Friday, August 1, 2014

The Future Forward College

How do you get to the future faster and more successfully?

This is how. In April 2014, Wake Technical Community College in Raleigh North Carolina held a two day retreat to further develop the ability to adapt successfully for an ever-changing future.

The event was organized and facilitated by US futurist Ric Smyre, President of Communities of the Future. The two-day session was attended by faculty, faculty from other community colleges and the Future Forward community of consultants. Colleagues that Ric invited included John Findlay, from Australia, who facilitated the Zing feedback, knowledge creation and planning sessions.

Some of the teams. Inset: the shared Zing screen
Ric Smyre has inspired many colleges and communities to develop a proactive approach to getting to the future. His large body of knowledge and well-developed processes, help clients acquire the necessary skills to becomes what Smyre calls Master Capacity Builders.

During the course of this event, participants rotated through six activities to develop a deeper understanding of the critical capacities for operating as a Future Forward College.
  • Trans-disciplinary thinking – connecting totally disparate ideas
  • Complex adaptive systems – chaos theory
  • Adaptive planning (DICE)
  • And-both/parallel processes
  • Identifying emerging weak signals
  • Master Capacity Building
Here's the plenary session process and a guide to the design of each activity/question:

Develop a shared context/model of the system: A great starting point to help people develop a good model of the system. That's why we ask people to identify the trends/challenges.
  • Describe some of the big challenges, issues or problems that are EMERGING for colleges and the students, communities and industries that we serve.
Connect to the theory/models/methods: When people hear how others would apply what they are learning, the knowledge of the entire group expands. It also helps to generate additional ideas or reinforces/confirm what you were thinking.
  • Thinking about the weak signal that you were given, what did you learn from this afternoon's session that could help you deal with it? Respond like this: weak signal and solution.
 Refresh and Anticipate: At the start of a new day, it is always a good ideas to recap what we learned or discovered the day before. It builds a solid foundation for the next stage of the journey and give the facilitators leaders some guidance on how to enhance their sessions.
  • Thinking about yesterday's ideas and interactions, what are you CURIOUS about? Attracted to? Want to try?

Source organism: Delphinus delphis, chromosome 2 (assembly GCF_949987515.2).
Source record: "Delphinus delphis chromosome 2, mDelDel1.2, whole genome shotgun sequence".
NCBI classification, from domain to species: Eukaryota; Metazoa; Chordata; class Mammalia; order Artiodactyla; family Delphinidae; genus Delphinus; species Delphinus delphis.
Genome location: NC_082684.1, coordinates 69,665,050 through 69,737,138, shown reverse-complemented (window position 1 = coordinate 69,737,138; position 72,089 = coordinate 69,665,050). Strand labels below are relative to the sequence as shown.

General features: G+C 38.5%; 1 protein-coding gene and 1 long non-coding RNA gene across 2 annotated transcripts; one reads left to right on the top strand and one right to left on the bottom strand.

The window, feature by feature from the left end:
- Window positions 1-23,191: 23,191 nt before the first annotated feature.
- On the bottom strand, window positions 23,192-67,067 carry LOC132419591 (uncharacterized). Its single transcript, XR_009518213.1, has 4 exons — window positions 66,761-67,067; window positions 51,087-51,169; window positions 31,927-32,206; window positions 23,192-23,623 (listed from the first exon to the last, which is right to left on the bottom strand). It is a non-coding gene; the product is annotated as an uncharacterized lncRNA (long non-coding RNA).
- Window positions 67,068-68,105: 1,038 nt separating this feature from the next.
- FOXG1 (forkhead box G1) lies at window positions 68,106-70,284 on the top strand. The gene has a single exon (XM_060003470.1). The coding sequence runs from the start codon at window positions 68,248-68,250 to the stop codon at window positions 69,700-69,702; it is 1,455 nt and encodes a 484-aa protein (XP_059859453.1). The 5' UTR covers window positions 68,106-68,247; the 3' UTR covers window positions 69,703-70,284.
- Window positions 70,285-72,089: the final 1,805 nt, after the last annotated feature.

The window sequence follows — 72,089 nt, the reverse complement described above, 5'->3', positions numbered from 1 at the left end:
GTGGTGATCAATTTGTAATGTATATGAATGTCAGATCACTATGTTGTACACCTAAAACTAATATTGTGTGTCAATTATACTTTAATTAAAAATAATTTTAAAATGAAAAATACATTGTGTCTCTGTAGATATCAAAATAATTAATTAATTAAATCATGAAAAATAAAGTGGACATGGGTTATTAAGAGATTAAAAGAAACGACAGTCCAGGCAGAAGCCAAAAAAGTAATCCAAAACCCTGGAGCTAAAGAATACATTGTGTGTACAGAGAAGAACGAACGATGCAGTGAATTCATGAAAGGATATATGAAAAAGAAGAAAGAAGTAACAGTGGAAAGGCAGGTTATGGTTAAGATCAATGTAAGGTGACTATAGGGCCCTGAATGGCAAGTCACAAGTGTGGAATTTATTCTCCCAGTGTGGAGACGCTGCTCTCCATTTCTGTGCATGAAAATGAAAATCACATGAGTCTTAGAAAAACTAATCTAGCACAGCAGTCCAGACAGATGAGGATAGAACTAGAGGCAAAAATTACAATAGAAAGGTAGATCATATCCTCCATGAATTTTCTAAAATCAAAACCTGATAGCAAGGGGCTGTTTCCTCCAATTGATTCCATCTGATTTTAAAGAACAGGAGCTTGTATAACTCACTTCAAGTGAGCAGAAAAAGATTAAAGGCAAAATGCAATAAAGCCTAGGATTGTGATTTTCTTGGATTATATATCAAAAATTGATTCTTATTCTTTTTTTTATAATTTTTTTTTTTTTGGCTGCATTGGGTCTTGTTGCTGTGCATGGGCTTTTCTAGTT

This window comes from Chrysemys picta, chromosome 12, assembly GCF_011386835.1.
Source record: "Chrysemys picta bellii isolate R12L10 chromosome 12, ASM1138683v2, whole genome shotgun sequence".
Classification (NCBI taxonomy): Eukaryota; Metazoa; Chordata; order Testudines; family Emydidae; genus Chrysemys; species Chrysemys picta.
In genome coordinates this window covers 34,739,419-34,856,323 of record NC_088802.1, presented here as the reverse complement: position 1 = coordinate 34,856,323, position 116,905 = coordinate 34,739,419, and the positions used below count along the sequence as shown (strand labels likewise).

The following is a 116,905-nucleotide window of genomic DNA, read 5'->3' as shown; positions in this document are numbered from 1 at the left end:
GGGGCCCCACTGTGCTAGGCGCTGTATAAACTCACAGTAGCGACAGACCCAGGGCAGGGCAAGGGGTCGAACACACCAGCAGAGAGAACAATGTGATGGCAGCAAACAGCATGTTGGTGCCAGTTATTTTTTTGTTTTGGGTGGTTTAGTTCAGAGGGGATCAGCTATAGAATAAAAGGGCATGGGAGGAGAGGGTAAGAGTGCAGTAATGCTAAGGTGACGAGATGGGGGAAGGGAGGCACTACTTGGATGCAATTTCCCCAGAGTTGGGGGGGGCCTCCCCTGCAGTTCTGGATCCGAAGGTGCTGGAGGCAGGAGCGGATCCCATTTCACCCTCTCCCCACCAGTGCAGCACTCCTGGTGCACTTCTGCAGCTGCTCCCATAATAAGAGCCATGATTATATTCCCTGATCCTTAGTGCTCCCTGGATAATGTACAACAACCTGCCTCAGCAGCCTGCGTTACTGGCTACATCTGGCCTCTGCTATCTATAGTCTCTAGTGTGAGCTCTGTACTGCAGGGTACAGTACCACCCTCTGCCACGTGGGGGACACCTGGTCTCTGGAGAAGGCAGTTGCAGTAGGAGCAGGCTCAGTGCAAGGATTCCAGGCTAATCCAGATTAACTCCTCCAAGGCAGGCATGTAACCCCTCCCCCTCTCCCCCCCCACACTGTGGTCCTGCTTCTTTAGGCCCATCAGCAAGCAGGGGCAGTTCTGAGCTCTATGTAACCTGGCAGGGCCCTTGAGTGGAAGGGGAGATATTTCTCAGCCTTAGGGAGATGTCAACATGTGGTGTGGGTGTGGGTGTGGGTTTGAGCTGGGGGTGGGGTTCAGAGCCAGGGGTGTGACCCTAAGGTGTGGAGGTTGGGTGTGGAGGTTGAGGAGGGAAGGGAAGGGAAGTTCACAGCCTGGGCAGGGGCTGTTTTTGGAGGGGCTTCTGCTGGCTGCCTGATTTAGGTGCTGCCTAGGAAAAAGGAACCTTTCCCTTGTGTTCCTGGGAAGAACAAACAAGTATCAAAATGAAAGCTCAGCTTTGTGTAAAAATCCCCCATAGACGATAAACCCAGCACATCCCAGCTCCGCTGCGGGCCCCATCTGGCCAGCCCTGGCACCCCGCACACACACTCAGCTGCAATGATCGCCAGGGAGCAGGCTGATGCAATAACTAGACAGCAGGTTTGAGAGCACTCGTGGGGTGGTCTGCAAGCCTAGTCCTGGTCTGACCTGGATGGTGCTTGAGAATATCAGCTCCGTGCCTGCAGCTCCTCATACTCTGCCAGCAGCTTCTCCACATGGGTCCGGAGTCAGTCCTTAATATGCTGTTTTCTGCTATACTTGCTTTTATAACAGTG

Create/derive new knowledge: Experiential activities are a great source of  knowledge for a group. You reflect on what happened, then create a model to explain. The knowledge you acquire this way is far deeper than what you learn via knowledge telling (lecture) or comprehension (reading).
  • Thinking about the Lego activity, what are the principles and processes for building community?  How do we BUILD MOMENTUM? Invite and involve others? Build capacity?
Commitment to action: By the Monday after an off-site, the excitement wears off and is often overtaken by more mundane matters. So we ask people to make promises/commitments that tap into their passions.There's also a sense of completion.  It's also a great way to finish.
  • Thinking about what you feel PASSIONATE about AND an exciting/amazing AHA! from the past two days, what WILL you DO differently starting TOMORROW or at the latest MONDAY? For example learning AND assessment are an adaptive system, or learning is played like a game.

Tuesday, April 17, 2012

The many ways to ask questions

The art of asking rich open-ended questions is critical to the process of collective knowledge creation. New thinking, learning or decision processes can be created from a unique set of questions to perform specialized functions. Here are a few of these questions, categorized according to purpose: 

Take it in turns to talk about your ideas, then [brainstorm....] 
Turn to the person next to you and discuss your ideas for two minutes, then [brainstorm, describe....] 
Discuss your ideas about [the subject] then... 
Share your experiences with a partner about........then.... 
Ask the person next to you a question about....... 

If you were to be responsible for making a decision  about [describe the situation] what would you do and why?
What will you do about... 
[How, what, where, why, when] will you... 
Who will...? 
Integrate the [ideas, critical issues] into a single idea. 
If you could do anything you liked what would you do…. 
Choose one idea and give your reasons for selecting it… 
What would you now do if you were the boss? 
What will you start tomorrow?